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Randy Harvey

NBA Rolls the Dice on WNBA Owner

May 24, 2003

An interesting discussion occurred recently in New York between NBA Commissioner David Stern and several of the nation's sports editors.

One editor in particular, George Solomon of the Washington Post, seemed to think that there's trouble in River City.

That's because the WNBA has relocated a team to a casino in Uncasville, Conn., where the Connecticut Sun opens its season today against the Sparks. The name of the casino is the Mohegan Sun, which is owned and operated by the Mohegan Indian tribe. The Mohegans bought the team formerly known as the Orlando Miracle for $10 million and gave it a home in the 10,000-seat arena adjoining the casino.

Solomon argued that the association between a WNBA team and a casino is an endorsement by the NBA of gambling. The NBA is the WNBA's parent league.

Stern didn't respond directly, but he asked Solomon if the Washington Post accepts ads from casinos. The implication was that, if so, it could be equally argued that the Post endorses gambling. (I wasn't in the room, but I received a tape recording of the session from someone who was there.)

Solomon said he wasn't sure.

"I promise you," Stern said, "they take ads from Atlantic City."

A call to the Post's offices by one of Stern's deputies revealed that the Post does accept ads from Atlantic City casinos, several of them.

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I recount this discussion not to start a debate over whether newspapers should accept advertisements from gambling establishments -- The Times, like the Post, does -- but to point out that gambling is so prevalent that we hardly notice even when the evidence is right under our noses.

This is so obvious that it is hardly worth writing, but, in case you've been locked in a dungeon for the last decade, you don't have to go to Las Vegas or Atlantic City or to the horse track to gamble any more. You can go to an Indian casino or a card club. Or to the supermarket to buy a lottery ticket. Or to church and play bingo. Or stay home and bet the ponies over the Internet.

There are even rumors that the Chicago Sun-Times building might be converted into a riverboat casino. It is located on the banks of the Chicago River, but, even if the newspaper has often appeared rudderless, the building is decidedly not a boat.

No matter. Gambling is practically everywhere. It is a $50-billion industry and growing. Not everyone gambles, but millions, including moral majority mouthpiece Bill Bennett, do.

So what, Stern asked that day in New York, is immoral about a casino team in the WNBA?

"There's been an evolution," he said. "When I was a young lawyer, I used to prepare Congressional statements from J. Walter Kennedy, who was then commissioner of the NBA. We used to fight against the legalization of gambling, all gambling."

They were allied, Stern said, with every association of district attorneys and every association of police chiefs, who agreed that gambling could be connected to "loan sharking, alcoholism, absenteeism and prostitution. It was generalized morality.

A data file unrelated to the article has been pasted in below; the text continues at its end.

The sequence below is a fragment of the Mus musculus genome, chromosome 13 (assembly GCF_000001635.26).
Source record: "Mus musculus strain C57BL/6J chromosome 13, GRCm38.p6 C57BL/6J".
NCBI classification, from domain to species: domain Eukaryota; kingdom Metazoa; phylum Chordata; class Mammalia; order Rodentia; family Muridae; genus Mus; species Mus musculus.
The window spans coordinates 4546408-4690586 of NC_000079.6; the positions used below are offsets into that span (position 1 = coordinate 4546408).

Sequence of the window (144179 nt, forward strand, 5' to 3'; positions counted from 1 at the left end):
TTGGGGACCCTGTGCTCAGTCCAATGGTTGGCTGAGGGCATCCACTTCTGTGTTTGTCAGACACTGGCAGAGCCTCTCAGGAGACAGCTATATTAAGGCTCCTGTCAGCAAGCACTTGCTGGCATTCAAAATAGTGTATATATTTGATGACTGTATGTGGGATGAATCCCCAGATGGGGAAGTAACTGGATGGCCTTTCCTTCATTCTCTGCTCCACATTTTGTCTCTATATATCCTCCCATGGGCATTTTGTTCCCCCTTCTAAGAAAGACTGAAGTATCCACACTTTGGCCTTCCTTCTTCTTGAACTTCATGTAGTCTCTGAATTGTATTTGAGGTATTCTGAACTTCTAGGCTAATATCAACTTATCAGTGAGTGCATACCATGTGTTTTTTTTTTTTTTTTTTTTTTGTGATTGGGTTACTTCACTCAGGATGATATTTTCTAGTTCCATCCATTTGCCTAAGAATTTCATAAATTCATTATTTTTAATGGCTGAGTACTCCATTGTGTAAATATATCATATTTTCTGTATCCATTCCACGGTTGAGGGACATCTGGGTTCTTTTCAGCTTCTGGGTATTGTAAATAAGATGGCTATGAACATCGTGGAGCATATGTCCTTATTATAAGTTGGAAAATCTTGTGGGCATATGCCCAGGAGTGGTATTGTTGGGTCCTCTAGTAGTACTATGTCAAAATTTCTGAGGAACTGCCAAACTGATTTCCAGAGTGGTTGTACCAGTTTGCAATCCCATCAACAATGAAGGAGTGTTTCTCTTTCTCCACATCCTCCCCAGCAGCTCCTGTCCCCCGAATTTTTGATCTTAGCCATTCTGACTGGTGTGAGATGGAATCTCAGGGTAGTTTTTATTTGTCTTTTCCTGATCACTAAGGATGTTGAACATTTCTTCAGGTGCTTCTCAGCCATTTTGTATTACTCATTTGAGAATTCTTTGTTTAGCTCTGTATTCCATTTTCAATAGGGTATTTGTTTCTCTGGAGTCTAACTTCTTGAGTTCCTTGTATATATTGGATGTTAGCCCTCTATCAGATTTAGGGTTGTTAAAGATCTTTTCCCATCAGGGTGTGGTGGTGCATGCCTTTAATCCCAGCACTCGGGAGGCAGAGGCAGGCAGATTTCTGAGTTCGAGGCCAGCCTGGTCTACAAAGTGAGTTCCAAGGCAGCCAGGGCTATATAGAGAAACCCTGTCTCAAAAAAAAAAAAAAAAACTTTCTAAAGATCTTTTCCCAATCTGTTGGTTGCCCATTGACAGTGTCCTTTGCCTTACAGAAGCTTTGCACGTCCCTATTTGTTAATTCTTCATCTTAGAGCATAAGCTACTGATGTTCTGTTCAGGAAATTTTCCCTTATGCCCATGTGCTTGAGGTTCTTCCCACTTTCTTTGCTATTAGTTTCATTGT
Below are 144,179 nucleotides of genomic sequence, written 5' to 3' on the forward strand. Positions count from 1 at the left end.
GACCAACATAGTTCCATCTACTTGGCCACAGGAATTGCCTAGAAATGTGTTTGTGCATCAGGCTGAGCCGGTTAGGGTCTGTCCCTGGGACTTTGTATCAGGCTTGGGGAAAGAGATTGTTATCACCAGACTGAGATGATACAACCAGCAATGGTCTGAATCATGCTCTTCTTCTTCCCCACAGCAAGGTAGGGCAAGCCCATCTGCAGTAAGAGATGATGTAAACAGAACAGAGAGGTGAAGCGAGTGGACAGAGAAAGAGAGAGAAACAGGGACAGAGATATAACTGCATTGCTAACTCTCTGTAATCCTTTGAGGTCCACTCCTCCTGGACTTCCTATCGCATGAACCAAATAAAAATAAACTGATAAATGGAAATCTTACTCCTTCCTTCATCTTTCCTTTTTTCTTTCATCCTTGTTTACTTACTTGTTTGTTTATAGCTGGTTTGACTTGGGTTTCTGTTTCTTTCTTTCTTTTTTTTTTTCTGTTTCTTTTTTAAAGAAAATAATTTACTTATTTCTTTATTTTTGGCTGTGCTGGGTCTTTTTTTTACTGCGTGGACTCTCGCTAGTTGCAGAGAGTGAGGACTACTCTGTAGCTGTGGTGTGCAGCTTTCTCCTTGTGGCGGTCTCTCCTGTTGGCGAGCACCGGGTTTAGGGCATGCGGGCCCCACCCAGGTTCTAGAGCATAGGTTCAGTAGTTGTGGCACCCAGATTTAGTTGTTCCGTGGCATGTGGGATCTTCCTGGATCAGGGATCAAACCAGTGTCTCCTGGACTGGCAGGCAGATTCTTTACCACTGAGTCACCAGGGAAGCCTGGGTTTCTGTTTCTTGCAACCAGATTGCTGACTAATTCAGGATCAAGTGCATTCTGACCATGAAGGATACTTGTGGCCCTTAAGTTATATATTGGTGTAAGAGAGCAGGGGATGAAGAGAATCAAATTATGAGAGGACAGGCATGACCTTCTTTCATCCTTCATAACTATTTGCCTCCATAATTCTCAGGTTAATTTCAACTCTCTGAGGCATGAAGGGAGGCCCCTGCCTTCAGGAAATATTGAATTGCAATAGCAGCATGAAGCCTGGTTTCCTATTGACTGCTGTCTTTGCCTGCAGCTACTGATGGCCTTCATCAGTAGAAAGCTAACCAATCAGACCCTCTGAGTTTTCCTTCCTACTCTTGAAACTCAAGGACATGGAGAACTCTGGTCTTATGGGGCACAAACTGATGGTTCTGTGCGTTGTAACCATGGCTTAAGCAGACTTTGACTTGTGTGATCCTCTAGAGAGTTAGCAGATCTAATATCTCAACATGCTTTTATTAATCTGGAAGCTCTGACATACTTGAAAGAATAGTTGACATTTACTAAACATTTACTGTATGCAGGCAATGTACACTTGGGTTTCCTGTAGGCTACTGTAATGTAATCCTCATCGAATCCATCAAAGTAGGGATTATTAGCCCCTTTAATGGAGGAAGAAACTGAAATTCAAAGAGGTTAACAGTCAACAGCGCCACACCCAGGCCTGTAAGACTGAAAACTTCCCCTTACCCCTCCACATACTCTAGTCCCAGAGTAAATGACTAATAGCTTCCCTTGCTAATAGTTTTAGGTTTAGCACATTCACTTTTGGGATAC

"It was really great. I could go down there [to Washington] with men of the cloth and we would stand toe to toe and we would testify and rail against it. Good luck. That was in 1967.

"Now almost every state has a lottery, where the governor goes on television and says, 'You bet the grocery money to help education, senior citizen housing, health care, whatever.'

"Hey, America made the bet, and they bet on gambling. Anybody who doesn't think that isn't living in the America I'm seeing."

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Stern isn't saying that gambling is socially responsible, only that it is socially acceptable.

"I'm not purporting that the motivation for moving a franchise is to help society," he said. "We're a functioning business. It's to locate where we think we can have a successful franchise."

But Stern does draw a line, and, considering America has been turned into one gigantic gambling parlor, it is a practical one for the NBA.

"Years ago, we moved to the notion that what we were going to do is use our assets and resources to prohibit where we could betting on NBA basketball," Stern said.

When ITT/Sheraton Corp. bought the New York Knicks, its executives had to remove NBA games from the sports book at Caesars Palace. (The only legal sports books in the United States are in Las Vegas.) When the Maloof brothers bought the Palms Hotel in Las Vegas, they had to remove NBA games from the sports book. When owners of Carnival Cruise Lines bought the Miami Heat, they had to remove NBA games from the sport book on the ships and from their casino in the Bahamas. When the NBA located franchises in Toronto and Vancouver, it stipulated that Canadian sports lotteries could no longer include the league's games.

Discussions between the NBA and Las Vegas city officials about locating a team there have started and ended with the NBA's ultimatum that its games would have to be removed from the city's sports books.

"Casinos, be my guest," Stern said. "But stay away from our games.

"It's not about the criminal element, although that's important. It's about most of our fans, who are not point-spread fans. They saw a good game last night. They were in Philadelphia. The hometown crowd left, the 76ers had won by five points. The fans didn't say, " ... they didn't cover. The spread was 5 1/2.' There was no sense of disappointment. There was joy and elation. That's the kind of game we'd like to continue to protect."

I'm not sure how many people will be swayed by Stern's arguments. But, when the session ended in New York, Solomon, indeed a wise man, asked if it could be arranged for the Mohegan Sun Casino to advertise with the Washington Post.

Randy Harvey can be reached at randy.harvey@latimes.com.

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